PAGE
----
Does trying something new and not knowing the rules -- the boundary pushing -- create anxiety or excitement in you? (Or both?)
Originality of content and medium is very important to me – especially because I work with found images. At the same time, I believe that the value of an artist’s oeuvre is connected to a time and place – that is, a tradition.
Do you enjoy having the "duality of both chaos and control" or are you happiest with a set plan?
I don’t make work with a plan. I don’t know what I will do until I am already doing it. I don’t take commissions. At the same time, I return to certain ideas and themes over and over again: Accelerationism, Wormholes, the Far Future and Distant Past, Climate Change and Disaster, New York City, Social Justice, Hegel’s Owl of Minerva Who Flies Only at Dusk, Classical sculpture and architecture, Object Oriented Ontology, the Eternal Return, Perspectivism.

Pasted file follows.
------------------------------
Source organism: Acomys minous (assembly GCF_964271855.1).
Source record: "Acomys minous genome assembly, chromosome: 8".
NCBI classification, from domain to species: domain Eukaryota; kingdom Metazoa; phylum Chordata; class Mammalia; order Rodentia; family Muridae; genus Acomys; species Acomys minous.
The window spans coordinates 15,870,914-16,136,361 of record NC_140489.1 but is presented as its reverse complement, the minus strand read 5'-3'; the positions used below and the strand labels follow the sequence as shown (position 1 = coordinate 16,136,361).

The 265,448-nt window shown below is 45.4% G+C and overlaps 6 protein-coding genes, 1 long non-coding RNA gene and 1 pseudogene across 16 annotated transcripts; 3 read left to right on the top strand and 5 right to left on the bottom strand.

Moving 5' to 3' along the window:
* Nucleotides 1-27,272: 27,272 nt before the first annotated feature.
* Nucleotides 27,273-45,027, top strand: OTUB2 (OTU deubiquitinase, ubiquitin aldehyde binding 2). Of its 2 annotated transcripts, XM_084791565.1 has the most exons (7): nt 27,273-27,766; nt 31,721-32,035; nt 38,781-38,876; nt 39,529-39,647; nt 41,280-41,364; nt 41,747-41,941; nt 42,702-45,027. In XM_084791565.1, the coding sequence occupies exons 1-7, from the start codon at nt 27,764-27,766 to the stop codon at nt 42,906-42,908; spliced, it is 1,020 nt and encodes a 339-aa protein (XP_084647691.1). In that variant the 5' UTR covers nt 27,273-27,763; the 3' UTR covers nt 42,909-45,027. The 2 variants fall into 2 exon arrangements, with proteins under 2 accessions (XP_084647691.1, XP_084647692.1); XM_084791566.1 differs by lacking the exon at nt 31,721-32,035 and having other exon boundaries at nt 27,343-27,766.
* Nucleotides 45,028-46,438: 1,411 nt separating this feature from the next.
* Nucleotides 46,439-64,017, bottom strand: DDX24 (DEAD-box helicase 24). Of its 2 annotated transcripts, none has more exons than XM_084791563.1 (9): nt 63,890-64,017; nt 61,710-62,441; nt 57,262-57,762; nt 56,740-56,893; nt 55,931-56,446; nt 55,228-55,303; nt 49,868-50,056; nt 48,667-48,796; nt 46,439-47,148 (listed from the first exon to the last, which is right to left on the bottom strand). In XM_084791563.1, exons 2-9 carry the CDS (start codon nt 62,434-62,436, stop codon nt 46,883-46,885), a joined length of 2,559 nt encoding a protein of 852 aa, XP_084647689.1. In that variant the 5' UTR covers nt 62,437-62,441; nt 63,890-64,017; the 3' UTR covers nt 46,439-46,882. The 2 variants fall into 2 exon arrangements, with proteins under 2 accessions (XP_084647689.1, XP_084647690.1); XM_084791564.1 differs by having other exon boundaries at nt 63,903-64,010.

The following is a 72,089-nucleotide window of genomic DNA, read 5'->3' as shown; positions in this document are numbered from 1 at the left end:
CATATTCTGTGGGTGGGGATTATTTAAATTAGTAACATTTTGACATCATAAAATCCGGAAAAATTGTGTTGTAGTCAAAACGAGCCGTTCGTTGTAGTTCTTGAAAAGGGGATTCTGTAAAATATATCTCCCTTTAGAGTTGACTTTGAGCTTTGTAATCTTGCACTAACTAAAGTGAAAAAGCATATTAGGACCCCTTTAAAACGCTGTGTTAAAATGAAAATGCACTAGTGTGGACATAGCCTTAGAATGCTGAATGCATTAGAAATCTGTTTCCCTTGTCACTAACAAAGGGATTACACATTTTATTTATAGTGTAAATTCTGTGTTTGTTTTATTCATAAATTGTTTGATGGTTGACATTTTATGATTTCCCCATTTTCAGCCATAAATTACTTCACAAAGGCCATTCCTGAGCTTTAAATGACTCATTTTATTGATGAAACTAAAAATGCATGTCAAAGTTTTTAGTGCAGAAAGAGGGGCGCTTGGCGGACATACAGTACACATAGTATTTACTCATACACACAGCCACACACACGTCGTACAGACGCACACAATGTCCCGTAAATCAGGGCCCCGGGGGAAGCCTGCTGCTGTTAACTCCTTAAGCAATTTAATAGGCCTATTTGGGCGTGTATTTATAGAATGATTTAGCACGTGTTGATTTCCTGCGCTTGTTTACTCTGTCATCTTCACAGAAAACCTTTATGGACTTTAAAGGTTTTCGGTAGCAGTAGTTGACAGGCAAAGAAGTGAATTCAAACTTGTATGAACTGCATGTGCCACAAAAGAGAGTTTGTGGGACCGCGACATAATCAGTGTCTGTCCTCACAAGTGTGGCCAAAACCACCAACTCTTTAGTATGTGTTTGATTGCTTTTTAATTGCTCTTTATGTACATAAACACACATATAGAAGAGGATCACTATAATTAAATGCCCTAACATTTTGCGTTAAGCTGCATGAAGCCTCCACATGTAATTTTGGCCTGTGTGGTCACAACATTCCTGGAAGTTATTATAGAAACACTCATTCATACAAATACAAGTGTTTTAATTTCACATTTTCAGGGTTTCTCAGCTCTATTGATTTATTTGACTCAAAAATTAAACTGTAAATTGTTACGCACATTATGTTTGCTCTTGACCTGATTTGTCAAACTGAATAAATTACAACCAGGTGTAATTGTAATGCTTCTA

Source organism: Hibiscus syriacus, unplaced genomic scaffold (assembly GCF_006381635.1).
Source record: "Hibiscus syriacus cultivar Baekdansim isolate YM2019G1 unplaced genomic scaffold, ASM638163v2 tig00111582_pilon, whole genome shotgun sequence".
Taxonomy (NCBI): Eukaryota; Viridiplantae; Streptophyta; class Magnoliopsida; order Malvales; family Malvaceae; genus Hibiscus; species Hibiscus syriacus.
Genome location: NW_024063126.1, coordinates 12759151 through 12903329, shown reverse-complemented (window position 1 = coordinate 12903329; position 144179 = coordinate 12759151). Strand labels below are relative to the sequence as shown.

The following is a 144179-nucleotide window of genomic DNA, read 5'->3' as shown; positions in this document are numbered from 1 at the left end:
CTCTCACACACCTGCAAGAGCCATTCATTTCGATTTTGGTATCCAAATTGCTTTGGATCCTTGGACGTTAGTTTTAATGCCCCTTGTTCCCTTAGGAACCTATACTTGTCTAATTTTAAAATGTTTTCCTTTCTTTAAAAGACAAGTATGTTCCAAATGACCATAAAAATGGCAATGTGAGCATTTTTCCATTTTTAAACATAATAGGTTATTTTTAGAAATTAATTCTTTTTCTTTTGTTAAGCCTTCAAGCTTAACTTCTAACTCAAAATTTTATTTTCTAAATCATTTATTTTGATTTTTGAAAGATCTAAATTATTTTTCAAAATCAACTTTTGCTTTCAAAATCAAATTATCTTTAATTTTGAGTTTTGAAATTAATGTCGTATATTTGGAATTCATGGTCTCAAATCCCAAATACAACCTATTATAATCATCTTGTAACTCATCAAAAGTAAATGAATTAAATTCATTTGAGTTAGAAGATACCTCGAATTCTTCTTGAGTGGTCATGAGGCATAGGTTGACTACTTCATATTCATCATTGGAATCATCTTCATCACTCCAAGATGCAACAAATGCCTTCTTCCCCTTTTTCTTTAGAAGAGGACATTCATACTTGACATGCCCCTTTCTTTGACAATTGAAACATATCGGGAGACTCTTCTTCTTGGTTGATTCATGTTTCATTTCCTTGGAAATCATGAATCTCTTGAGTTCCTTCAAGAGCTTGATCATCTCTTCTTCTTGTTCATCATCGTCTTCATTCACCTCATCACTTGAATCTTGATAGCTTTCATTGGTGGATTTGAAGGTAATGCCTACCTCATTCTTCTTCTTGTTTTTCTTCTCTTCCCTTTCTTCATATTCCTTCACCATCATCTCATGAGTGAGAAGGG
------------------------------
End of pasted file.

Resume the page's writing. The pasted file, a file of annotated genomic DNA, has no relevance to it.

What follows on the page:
Do you have any projects or events forthcoming?
This interview coincides with my second solo show at the Amos Eno Gallery in Bushwick, Brooklyn. Oct. 5 to 28, opening reception, Oct. 5. Right across the street from the Morgan stop on the L train.
I want to conclude by saying - and this is a very Hegelian - an artwork is more real than reality itself because it involves the mind taking in the world and (re)producing a distillation of what is important and beautiful about it. While the physical universe has had and will have an existence far beyond our time and place, meaning is only created by conscious life forms and their inter-subjective communications and judgments. We are ‘meaning machines’ and without us the universe is just a bunch of dead facts – matter and light. How we feel about the world is more important than what it is. Even the framing of a mere snapshot belies the lifeworld of its framer.
Screenshot of Iphone of collage printed on etching paper
40 inches by 24 inches
Collage of found photos
14 inches by 11 inches
Antiquities from Leptis Magna
14 inches by 11 inches